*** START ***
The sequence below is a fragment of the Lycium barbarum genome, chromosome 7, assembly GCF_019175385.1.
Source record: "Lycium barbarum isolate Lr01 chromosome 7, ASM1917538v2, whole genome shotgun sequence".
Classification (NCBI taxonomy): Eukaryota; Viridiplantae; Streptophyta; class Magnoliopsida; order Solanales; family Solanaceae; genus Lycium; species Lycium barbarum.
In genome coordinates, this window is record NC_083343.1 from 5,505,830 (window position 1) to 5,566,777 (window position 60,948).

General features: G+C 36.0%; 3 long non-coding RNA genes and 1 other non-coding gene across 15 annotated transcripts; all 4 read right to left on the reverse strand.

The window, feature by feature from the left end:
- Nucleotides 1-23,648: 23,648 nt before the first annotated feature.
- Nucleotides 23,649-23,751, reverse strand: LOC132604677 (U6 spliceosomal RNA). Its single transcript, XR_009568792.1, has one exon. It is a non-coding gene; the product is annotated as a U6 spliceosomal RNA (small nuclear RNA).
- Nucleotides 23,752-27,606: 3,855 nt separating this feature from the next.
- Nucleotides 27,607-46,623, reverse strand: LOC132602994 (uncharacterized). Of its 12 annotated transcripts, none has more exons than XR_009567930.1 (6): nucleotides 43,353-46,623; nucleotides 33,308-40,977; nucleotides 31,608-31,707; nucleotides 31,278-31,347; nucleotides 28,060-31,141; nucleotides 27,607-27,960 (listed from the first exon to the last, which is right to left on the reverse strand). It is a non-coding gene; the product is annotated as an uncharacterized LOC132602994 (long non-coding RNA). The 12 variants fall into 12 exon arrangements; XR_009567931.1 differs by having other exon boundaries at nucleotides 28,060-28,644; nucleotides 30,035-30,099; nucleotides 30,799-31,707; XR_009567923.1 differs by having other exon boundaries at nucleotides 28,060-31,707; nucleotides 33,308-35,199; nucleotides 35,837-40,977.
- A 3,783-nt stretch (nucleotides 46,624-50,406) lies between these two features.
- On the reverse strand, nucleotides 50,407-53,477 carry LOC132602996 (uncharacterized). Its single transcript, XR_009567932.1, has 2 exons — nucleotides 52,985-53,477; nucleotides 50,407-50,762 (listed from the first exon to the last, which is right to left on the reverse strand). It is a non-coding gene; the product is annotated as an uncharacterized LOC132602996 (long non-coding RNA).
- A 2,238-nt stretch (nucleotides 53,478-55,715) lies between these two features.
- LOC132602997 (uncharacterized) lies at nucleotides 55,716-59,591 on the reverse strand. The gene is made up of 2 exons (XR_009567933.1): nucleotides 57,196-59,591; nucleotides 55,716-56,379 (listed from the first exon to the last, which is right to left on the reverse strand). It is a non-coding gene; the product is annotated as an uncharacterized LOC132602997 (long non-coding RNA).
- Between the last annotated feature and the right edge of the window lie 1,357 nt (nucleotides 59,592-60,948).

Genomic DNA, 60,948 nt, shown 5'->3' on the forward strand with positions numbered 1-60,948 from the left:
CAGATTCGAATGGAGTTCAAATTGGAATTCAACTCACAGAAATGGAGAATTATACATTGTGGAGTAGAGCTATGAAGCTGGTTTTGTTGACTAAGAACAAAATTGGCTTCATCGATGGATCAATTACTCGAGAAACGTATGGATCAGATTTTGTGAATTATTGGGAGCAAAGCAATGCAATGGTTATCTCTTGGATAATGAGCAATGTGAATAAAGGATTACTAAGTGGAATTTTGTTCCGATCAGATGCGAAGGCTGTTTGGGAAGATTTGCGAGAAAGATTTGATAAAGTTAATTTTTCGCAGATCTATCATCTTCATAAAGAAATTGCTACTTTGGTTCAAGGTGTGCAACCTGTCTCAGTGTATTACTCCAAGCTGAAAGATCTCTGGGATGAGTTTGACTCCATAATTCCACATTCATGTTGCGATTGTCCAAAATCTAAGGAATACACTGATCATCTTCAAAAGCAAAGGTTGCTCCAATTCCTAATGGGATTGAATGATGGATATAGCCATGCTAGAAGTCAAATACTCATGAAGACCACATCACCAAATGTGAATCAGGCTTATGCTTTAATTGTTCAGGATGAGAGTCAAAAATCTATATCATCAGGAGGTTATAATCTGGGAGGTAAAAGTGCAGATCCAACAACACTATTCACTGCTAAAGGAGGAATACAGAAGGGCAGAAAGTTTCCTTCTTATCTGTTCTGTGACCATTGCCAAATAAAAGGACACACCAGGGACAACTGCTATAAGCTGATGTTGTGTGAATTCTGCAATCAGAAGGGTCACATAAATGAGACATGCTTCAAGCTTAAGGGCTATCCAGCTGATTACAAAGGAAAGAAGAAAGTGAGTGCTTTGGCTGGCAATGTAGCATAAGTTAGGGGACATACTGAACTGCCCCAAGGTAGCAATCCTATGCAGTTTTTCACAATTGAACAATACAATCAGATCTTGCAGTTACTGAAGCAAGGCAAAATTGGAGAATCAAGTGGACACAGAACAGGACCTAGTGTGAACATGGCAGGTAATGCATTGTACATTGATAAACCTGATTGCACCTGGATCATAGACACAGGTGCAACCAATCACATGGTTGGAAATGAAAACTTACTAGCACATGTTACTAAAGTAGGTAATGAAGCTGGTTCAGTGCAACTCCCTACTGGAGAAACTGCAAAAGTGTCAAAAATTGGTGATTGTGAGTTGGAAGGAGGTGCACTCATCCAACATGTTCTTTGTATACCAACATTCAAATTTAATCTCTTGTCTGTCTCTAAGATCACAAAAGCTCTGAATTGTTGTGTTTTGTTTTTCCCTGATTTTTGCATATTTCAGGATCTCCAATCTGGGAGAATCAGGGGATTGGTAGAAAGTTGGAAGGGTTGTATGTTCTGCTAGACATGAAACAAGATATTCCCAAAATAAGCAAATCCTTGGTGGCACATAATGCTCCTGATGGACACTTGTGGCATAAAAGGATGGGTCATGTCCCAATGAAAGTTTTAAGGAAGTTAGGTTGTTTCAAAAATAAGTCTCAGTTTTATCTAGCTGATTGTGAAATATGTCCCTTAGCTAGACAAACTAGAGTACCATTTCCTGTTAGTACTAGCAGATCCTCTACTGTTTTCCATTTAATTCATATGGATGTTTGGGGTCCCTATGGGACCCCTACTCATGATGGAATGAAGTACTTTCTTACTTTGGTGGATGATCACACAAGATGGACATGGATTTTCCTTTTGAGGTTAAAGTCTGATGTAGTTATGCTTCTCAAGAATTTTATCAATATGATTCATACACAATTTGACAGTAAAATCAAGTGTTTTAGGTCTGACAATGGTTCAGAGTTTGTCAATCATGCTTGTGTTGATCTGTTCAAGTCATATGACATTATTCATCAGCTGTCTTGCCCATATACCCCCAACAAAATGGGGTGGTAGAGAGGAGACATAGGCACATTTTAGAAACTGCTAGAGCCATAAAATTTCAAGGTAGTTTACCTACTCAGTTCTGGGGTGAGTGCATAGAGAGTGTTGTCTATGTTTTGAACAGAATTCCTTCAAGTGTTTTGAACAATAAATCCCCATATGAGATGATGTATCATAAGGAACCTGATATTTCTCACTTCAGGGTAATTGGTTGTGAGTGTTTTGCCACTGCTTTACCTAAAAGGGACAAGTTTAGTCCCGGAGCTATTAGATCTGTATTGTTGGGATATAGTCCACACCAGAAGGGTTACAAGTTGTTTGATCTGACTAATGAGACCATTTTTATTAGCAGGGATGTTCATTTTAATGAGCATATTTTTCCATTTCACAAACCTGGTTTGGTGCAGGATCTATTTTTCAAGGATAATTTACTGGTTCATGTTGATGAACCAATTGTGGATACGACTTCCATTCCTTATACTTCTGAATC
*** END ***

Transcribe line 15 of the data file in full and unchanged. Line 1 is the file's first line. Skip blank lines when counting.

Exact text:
- Between the last annotated feature and the right edge of the window lie 1,357 nt (nucleotides 59,592-60,948).